So what’s going on here? We are defining a new Promise, moveToRight, and passing in our resolve and reject functions. If we are moving to the right (movingRight === true), we have time to decide which soup we want to order, then we call resolve() and pass in our success value, soupToOrder. Our Promise is then fulfilled! If you can’t follow the rules and don’t go right, we’ll call reject() and pass in our fail value. No soup for you!

Now that we have a Promise, lets consume it and get that soup!

...

// call our promise
const getSoup = () => {
  moveToRight
    .then(fulfilledSoup => { 
      // You followed the rules, here is your soup
      console.log(`Here is your ${fulfilledSoup.name}.`)
    })
    .catch(error => {
      // You broke the rules. No soup for you.
      console.log(error.message)
    })
};

getSoup();

/* output */
Here is your Mulligatawny.
  1. We call our function, getSoup. In this function, we will consume our Promise moveToRight
  2. We want to do something once the Promise is resolved or rejected. We use .then and .catch to handle this.
  3. In this example, we have fulfilledSoup => {...} in .then. The value of fulfilledSoup is the value you pass in your Promise resolve(value). So in our case, that will be soupToOrder.
  4. We have error => {...} in .catch. The error value is whatever you pass in your Promise reject(value). It will be reason in this case.

Chaining Promises

Promises can be chained.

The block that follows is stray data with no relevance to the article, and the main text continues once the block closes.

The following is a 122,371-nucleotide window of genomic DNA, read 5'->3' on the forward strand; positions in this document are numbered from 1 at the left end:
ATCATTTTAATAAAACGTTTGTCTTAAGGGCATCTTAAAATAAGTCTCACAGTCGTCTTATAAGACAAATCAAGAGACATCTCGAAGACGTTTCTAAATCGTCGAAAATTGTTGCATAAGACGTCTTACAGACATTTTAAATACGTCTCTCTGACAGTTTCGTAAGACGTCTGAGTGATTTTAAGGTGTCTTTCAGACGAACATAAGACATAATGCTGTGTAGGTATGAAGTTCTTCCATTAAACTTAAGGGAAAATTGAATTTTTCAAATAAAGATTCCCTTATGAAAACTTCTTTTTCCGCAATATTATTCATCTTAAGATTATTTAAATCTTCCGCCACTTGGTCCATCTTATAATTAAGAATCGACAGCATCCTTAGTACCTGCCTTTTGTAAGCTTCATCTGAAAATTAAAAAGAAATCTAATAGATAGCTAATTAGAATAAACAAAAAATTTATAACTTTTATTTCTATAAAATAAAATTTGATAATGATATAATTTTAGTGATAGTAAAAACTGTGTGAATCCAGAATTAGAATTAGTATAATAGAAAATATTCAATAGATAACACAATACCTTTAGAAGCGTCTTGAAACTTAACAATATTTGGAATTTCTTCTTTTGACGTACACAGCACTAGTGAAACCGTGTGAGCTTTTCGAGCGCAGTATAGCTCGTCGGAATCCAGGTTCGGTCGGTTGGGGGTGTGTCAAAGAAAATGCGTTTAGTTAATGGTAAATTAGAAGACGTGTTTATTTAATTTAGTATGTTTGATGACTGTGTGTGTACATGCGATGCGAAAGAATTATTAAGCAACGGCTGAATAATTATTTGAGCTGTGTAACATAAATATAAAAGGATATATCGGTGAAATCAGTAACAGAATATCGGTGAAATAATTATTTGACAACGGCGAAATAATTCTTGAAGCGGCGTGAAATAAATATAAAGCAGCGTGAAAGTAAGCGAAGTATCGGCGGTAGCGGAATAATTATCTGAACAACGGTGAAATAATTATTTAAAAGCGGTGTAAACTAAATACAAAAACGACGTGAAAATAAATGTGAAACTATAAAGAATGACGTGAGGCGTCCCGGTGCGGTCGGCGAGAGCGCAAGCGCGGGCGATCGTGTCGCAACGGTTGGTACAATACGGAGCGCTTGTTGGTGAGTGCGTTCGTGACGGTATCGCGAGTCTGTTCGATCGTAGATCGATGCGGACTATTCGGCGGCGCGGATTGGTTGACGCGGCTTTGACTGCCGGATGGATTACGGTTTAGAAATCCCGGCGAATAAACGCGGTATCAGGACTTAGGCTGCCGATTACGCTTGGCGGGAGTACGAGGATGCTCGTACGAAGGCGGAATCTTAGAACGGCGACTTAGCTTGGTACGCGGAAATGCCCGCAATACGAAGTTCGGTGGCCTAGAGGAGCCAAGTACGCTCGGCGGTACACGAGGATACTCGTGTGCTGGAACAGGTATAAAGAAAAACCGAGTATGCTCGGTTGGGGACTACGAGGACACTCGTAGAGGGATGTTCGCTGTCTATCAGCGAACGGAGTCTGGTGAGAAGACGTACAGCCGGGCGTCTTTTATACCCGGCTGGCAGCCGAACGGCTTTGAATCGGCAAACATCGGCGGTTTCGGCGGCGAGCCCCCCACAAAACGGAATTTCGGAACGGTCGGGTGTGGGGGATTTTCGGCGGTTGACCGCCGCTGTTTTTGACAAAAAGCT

So you’ve entered the restaurant and moved right. Now, with as little enthusiasm as possible, you order your soup.

We’ll use slightly different syntax here, and call Promise.resolve(). The Promise API exposes several useful methods, resolve() being one of them. This creates a new Promise object that always resolves.

let enthusiastic = false; // ahem, curb your enthusiasm... I'll see myself out.
...

// 2nd promise
const orderSoup = soup => {
  if (!enthusiastic) {
    console.log(`${soup.price} for ${soup.name}.`)
    return Promise.resolve(soup) // fulfilled
  } else {
    let reason = new Error('Too enthusiastic. No soup for you!')
    return Promise.reject(reason) // rejected
  }
}

This time, we’re passing in our soup object that gets resolved from our first Promise. If successful, it will return our Promise of soup. If an error occurs, it will return the defined reason.

Now let’s chain the Promises. You can only start the orderSoup process after the Promise to moveToRight has been fulfilled.

...

const getSoup = () => {
  moveToRight
    .then(orderSoup)
    .then(fulfilledSoup => {
      console.log(`Here is your ${fulfilledSoup.name}.`)
    })
    .catch(error => {
      console.log(error.message)
    })
}

getSoup();